Fairview Gardens in Goleta, California, just north of Santa Barbara is a tiny jewelbox of a farm wedged between subdivisions on all sides.
Michael Ableman and a crew of workers and volunteers have created a thriving organic farm in a most unlikely place and have turned it into a demonstration and teaching center as well as a source of impeccably fresh produce for people in the surrounding area.
My new pal Martha and I took in the "Fields of Plenty" festival there this afternoon. We ambled the fields, tasted about 10 different varieties of squash, and feasted on a meal of tamales, fresh tortillas, beans, rice and three tremendous salsas.
The squash tasting may not have been the best idea. They had roasted about 10 different kinds of squash plain and were serving them at room temperature on toothpicks for $5. Hm.
Most people are already not THAT crazy about squash, especially when it isn't hot, and the $5 price was assuring that there weren't many takers. We went for it. I am a big proponent of side-by-side tastings and I figured "When am I ever going to get a chance to taste squash side-by-side again?" It just doesn't come up every day, you know. My favorites were the dense sweet squashes like butternut and kabocha. Martha preferred the lighter, more subtle delicata.
The cool part about the squash tasting is that it took place under a big old mulberry tree that had branches that reached all the way to the ground, making a green room to stand in.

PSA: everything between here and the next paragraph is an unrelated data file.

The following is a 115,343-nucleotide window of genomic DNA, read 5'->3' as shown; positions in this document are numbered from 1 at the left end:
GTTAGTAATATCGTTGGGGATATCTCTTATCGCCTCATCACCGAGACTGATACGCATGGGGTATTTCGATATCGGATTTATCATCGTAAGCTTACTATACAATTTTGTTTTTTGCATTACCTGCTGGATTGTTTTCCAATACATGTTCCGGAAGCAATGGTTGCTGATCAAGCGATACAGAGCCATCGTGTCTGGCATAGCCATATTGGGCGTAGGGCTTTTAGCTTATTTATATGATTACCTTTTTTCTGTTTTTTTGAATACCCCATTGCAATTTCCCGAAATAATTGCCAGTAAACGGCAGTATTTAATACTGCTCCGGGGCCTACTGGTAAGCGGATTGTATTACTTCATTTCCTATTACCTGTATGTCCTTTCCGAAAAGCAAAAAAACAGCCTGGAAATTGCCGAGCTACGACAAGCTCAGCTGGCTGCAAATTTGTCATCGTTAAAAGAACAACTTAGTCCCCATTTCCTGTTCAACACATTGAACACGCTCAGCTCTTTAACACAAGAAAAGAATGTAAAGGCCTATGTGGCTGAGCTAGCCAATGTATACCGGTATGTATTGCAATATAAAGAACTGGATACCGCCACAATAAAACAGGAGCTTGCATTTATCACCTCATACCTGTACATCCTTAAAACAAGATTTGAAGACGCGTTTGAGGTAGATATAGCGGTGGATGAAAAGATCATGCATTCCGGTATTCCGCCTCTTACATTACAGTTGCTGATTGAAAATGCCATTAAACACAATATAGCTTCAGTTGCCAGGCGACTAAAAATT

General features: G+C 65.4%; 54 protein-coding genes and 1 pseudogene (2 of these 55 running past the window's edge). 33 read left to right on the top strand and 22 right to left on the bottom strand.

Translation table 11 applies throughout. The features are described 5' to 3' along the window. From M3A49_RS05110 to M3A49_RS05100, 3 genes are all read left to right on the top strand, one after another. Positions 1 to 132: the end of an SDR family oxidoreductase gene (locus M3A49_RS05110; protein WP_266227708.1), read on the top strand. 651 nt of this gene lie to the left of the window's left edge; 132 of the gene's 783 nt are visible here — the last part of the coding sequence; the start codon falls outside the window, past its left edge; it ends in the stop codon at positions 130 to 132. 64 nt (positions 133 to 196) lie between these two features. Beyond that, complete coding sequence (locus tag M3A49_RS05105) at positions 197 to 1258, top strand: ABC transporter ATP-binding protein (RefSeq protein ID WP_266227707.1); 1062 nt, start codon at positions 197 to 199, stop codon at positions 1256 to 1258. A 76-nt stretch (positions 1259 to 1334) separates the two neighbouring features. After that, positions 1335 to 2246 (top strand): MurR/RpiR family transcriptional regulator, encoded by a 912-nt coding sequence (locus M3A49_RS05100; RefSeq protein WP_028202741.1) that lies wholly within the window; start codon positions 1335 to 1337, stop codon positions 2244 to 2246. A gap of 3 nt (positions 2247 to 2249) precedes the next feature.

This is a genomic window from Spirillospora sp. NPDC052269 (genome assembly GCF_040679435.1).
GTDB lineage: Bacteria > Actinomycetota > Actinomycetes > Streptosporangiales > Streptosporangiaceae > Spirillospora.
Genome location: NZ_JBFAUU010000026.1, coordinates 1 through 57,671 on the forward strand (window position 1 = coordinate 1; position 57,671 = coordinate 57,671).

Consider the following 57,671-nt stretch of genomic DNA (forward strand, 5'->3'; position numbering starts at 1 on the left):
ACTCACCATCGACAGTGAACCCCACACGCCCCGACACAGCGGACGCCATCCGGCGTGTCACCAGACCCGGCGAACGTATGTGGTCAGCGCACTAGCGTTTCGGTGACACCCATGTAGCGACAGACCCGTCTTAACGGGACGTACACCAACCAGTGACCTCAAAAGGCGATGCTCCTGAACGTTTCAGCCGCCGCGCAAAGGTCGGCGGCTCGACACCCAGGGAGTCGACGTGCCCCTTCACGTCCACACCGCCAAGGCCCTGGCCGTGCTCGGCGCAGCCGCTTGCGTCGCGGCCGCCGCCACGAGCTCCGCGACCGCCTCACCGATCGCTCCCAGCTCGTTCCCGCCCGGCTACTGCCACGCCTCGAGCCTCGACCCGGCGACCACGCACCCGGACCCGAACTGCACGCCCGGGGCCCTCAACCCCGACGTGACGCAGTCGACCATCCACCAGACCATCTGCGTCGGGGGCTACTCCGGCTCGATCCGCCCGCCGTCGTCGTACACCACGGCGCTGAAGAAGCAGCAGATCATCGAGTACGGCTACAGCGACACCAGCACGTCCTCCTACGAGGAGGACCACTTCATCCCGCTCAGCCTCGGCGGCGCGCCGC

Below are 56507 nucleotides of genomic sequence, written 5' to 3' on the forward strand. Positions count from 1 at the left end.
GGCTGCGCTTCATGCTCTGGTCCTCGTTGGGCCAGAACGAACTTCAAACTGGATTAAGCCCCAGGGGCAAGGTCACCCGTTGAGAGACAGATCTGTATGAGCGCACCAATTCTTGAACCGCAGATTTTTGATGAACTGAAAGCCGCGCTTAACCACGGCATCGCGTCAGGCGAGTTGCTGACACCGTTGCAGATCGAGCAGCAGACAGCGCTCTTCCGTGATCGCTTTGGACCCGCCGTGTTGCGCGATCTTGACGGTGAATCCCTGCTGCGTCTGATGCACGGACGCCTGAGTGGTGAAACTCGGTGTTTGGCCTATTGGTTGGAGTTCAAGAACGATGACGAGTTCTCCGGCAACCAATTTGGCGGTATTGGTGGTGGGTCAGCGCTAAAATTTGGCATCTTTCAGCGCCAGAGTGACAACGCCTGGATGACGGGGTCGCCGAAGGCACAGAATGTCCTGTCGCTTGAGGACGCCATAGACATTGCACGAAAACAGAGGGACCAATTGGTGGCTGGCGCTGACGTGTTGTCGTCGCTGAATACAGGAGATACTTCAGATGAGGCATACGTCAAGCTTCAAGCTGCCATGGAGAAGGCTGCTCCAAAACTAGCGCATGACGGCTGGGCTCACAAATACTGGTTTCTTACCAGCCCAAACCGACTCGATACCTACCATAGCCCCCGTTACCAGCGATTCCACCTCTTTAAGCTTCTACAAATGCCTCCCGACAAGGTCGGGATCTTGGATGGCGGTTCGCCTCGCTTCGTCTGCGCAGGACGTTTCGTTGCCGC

1890 Farmhouse built by the Hollister Family. This is the band doing a sound check.
Me hanging out under the tree
Walking the fields on a warm fall afternoon was idyllic. The farm have lovely big chickens in a pen out in an orchard, brown ones and my favorites, the black and white ones that look checkered. An organic farm is so interesting because they grow a mix of crops to confuse the bugs and to improve the soil. I don't know how many crops they had there, but we saw lettuces, broccoli, onions, garlic, flowers, guavas, cherimoyas, citrus, squash, pumpkins, avocados, stone fruits, passion fruits, beets, basil, carrots, fennel, oh gosh, what else? A lot.
At lunch we sat with the nicest family. Or group of friends. I was never sure of everyone's relationship, but they were a bunch of Latino musicians who had come from Fresno and San Francisco to play there under the big pepper tree. One young man, Javier, sat down at our table, then more and more people kept coming and greeting each other, talking, laughing, telling stories, kids crawling on people's laps, giving hugs, sharing food. It was just a happy scene full of love and caring and I know Martha and I both felt lucky and charmed to be included.